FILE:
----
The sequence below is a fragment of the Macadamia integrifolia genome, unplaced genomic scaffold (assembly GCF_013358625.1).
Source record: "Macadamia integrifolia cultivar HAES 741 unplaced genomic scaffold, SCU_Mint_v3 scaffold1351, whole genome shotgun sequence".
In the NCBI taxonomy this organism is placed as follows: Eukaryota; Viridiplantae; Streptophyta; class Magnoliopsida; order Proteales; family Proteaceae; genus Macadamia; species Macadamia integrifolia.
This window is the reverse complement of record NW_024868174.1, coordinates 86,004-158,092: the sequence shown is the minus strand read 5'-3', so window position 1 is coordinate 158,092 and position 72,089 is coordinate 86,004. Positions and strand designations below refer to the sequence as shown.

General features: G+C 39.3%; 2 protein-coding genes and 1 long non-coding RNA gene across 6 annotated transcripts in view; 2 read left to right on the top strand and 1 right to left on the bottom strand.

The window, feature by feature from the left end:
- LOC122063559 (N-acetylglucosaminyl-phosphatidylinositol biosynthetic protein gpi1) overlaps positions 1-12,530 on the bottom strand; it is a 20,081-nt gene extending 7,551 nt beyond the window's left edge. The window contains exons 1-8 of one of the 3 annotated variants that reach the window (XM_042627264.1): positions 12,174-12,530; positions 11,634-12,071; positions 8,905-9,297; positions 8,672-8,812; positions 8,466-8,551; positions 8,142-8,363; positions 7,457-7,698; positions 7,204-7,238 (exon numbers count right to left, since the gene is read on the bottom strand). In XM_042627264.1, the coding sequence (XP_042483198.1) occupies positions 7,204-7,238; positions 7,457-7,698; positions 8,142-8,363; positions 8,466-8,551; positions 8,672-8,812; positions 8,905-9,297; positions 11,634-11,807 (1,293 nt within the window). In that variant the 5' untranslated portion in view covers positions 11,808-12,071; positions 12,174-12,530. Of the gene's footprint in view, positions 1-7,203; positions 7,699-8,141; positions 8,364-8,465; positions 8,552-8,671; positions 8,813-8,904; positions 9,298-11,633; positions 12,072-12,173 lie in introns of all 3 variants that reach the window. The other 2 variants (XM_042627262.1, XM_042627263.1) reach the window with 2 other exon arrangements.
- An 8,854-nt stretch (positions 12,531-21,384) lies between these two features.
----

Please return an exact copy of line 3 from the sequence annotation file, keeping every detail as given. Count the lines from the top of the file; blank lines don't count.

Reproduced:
In the NCBI taxonomy this organism is placed as follows: Eukaryota; Viridiplantae; Streptophyta; class Magnoliopsida; order Proteales; family Proteaceae; genus Macadamia; species Macadamia integrifolia.